We say “You’re trash, rubbish, garbage”
all to mean “You’re worthless.”
But what is the worth of a trashcan?

Something that starts pristine,
empty but untarnished,
isolated but unalone,
awaiting influence.

Something we influence with leftovers:
picked clean peels of fruit and product,
oversaturated smears of tea and coffee,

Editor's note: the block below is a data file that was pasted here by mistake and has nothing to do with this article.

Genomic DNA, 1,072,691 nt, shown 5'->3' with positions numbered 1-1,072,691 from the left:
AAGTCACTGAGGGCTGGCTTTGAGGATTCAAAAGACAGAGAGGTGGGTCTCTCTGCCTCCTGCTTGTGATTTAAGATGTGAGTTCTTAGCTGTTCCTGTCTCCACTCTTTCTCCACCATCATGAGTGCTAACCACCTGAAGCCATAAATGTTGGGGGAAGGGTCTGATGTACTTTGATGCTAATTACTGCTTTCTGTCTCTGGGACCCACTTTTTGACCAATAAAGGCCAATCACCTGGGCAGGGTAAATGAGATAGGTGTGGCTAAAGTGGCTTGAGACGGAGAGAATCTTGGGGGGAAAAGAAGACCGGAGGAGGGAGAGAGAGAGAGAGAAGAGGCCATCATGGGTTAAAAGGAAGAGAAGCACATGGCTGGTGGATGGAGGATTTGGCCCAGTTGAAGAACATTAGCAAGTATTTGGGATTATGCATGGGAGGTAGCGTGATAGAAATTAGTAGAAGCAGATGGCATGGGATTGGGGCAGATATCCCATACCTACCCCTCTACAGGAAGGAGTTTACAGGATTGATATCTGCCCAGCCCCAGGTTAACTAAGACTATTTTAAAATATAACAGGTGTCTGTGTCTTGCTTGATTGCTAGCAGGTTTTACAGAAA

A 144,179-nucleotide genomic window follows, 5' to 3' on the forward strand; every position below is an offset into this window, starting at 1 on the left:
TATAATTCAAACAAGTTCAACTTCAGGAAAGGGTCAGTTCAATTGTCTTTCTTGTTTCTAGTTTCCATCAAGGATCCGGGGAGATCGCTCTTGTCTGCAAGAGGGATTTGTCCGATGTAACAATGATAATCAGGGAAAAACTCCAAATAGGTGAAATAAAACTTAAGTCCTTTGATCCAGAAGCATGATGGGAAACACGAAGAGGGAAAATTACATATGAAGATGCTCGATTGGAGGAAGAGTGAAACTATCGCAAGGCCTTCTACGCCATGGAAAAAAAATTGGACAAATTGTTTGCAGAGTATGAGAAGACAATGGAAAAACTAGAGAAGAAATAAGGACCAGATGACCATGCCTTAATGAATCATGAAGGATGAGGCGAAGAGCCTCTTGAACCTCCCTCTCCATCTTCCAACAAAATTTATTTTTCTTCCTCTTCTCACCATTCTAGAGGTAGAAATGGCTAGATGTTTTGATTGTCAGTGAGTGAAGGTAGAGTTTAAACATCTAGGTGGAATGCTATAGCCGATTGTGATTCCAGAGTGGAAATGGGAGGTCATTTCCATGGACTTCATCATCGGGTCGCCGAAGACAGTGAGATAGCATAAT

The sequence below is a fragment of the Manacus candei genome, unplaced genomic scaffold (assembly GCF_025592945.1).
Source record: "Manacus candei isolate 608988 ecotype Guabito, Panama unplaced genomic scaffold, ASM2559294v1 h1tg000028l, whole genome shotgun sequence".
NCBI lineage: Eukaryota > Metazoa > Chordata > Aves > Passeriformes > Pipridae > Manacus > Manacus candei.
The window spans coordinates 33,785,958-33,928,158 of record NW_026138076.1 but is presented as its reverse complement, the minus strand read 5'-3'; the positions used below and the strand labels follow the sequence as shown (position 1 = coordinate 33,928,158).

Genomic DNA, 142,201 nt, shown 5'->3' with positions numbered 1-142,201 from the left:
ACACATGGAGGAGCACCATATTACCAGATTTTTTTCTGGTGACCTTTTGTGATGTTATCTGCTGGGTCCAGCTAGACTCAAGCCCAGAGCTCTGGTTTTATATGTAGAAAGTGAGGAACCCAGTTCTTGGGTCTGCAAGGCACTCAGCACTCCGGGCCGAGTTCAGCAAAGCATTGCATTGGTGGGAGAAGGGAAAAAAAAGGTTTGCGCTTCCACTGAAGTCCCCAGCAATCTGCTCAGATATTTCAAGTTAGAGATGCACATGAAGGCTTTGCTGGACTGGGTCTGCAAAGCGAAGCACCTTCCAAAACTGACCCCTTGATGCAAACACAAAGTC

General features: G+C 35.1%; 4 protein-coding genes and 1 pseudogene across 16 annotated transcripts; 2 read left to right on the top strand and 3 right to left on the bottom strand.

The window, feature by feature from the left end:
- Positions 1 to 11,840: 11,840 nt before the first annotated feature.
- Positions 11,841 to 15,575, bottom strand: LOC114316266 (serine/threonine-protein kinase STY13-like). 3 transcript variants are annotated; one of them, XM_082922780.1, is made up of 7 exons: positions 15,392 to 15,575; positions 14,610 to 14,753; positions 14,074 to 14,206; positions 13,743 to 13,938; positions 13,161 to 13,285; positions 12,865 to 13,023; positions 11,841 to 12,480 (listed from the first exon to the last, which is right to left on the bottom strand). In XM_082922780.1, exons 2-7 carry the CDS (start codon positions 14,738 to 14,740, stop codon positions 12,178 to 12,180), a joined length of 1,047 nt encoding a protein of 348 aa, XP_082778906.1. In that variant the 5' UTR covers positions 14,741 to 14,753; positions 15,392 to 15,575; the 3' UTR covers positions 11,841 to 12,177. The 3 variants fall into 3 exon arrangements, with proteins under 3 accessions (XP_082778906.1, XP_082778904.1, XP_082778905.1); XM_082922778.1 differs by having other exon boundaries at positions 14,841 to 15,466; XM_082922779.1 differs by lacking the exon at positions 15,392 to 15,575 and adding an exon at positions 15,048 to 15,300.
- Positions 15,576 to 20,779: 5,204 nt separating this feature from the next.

folded fragments of labels and paper.

Something we fill the emptiness of
with what we’ve emptied,
it finding what we’ve emptied
to be its real fulfillment.

Something that weathers
soda splatters and odd scratches,
curdled odors and endless refuse
with the grace of that declared its antithesis.

WIth this something bearing the brunt
of our blunders more than we bother to,
what can we say but “You’re trash,”
only to mean “You’re brave, resilient, worthy.”